Last Redskins Game

San Francisco 27, Washington 24 (Dec. 28, 2008 in San Francisco, Calif.)

Campbell (WSH): 18-30 passing, 156 yards, 1 TD, 0 INT
Portis (WSH): 29 rush, 80 yards, 1 TD
Hill (SF): 21-30 passing, 245 yards, 1 TD, 1 INT
Gore (SF): 11 rush, 58 yards, 0 TD

Next Redskins Game

Regular season only.

Sunday, Sept. 13 at New York Giants, 4:15 p.m. EST

Thursday, May 21, 2009

Venturing into Hypotheticals: Vick as a Redskin

At this point, placing Michael Vick, whose sentence ends July 20 after two months of home confinement, with an NFL team is the wildest of conjectures, an exercise in prognostication that assumes several truths -- including the one in which commissioner Roger Goodell reinstates the disgraced quarterback and a team decides to take the inevitable PR hit to sign him.

There's a real possibility Goodell might ban Vick for life. Even if he doesn't, Vick is facing at least two years away from football (three, if he sits out 2009). Having already reportedly lost 25 pounds, Vick would face an uphill climb to get back into football shape ... assuming a team signs him.

He could lift weights all he wanted while he was in prison; nothing Vick experienced in Leavenworth, Kan. could accurately simulate the speed and ferocity of an NFL game.

But let's assume the NFL does reinstate Vick -- and let's assume teams will want him. Let's face it, for all his shortcomings as a pocket quarterback, Vick was easily one of the most dynamic and unpredictable athletes the league had ever seen -- and this was before the advent of the Wildcat.

Would owner Daniel Snyder be interested in Vick? At this point, I can't think of a reason why not. Snyder loves the splashy move, bringing in the big name -- regardless of any potential risks and consequences. He'll probably realize that signing Vick would result in almost daily protests by PETA and other animal rights groups, he'll probably be aware that life on the road would be hard for the former Virginia Tech star, as fans of other teams mock and taunt him for his deeds.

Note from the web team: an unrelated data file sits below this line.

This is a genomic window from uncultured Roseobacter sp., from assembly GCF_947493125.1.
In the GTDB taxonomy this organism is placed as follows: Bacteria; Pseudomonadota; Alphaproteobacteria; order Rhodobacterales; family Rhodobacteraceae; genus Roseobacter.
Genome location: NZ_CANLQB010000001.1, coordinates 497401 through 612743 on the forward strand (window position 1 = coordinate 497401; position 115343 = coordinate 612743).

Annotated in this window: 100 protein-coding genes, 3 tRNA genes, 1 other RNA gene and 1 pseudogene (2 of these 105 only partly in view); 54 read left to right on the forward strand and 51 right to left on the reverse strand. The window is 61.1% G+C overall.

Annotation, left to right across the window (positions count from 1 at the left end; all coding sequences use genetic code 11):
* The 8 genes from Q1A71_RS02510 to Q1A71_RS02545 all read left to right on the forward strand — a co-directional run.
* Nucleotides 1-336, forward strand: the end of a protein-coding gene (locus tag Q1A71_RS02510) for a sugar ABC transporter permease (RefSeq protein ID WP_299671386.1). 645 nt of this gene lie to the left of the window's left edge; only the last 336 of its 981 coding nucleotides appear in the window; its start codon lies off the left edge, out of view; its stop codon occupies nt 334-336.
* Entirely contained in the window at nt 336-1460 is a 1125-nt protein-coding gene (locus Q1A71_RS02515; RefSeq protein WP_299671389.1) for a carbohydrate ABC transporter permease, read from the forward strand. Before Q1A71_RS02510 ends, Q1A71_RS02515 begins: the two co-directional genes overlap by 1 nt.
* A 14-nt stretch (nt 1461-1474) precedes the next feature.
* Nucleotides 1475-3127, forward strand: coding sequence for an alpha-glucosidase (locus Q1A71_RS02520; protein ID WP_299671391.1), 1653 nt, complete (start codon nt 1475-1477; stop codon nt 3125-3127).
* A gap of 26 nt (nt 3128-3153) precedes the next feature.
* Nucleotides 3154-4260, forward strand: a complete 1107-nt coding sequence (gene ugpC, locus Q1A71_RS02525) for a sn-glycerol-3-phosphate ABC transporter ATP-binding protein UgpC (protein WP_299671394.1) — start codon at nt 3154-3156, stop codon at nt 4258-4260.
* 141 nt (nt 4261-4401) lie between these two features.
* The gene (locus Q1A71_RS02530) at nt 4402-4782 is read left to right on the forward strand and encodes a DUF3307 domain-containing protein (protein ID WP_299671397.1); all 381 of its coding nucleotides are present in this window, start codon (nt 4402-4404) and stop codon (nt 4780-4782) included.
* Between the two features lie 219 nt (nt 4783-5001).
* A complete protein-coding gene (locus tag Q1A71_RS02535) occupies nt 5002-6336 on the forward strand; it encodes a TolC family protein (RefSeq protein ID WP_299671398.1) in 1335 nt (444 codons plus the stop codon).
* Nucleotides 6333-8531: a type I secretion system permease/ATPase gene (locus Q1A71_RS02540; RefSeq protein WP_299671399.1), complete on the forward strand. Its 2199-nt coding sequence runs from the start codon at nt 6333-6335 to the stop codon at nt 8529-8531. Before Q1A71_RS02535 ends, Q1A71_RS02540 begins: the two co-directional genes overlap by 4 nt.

Hell, Redskin fans might do that, at least at first. There's even the chance some season-ticket holders would boycott.

Let's assume Goodell suspends Vick for the 2009 season and reinstates him for 2010. We already know the quarterback situation in Washington could be in flux, with Jason Campbell in the last year of his contract and the team having shown on more than one occasion this offseason that it might be willing to look in a different direction. The Redskins already tried to go after Jay Cutler and rookie Mark Sanchez, to no avail.

There have been no talks between Campbell and management regarding an extension, meaning Campbell would likely have to put up monster numbers and lead the Redskins to the playoffs before one is even considered.

If Campbell winds up somewhere else in 2010, that would leave Washington (at this point) with Todd Collins, Colt Brennan and rookie free agent Chase Daniels. Collins is too old to be a long-term solution, while Brennan showed flashes of talent in the preseason last year. But do you really see head coach Jim Zorn (assuming he's still around in 2010) making Brennan or Daniels the face of the franchise in 2010?

I don't.

If Campbell leaves, the Redskins will have to look somewhere else for the answer behind center. Given that -- and again, assuming Vick won't be eligible until after the 2009 season -- it would make sense for Washington to at least look at Vick. Vick will never be a true pocket passer, though, which might be what the team is looking for. Sure, Campbell (and Cutler and Sanchez) has mobility, but he's always been a throw-first quarterback. The Redskins' offense doesn't really have a place for a slash-type athlete like Vick.

Nor do I see the Redskins adopting a version of the Wildcat offense to find a place for Vick. Though that formation has grown in popularity, thanks in part to the Miami Dolphins' success with it last season, few teams in the NFC have adopted it -- and no one in the NFC East. I also don't think Washington has the personnel to run that offense, though I suppose an argument could be made for Antwaan Randle-El.

At this point, the only way I see Vick as a Washington Redskin would be if he switched to a different position. While Vick certainly has the speed and athleticism to find success as a running back or wide receiver, I don't think his sense of pride or his ego would let him make that move.

Vick would want to be a quarterback.

Snyder will probably give Vick a look -- you know, kick the proverbial tires and what not -- but unless Zorn leaves and his replacement embraces Vick's style of play, he wouldn't fit with the team's offensive philosophy.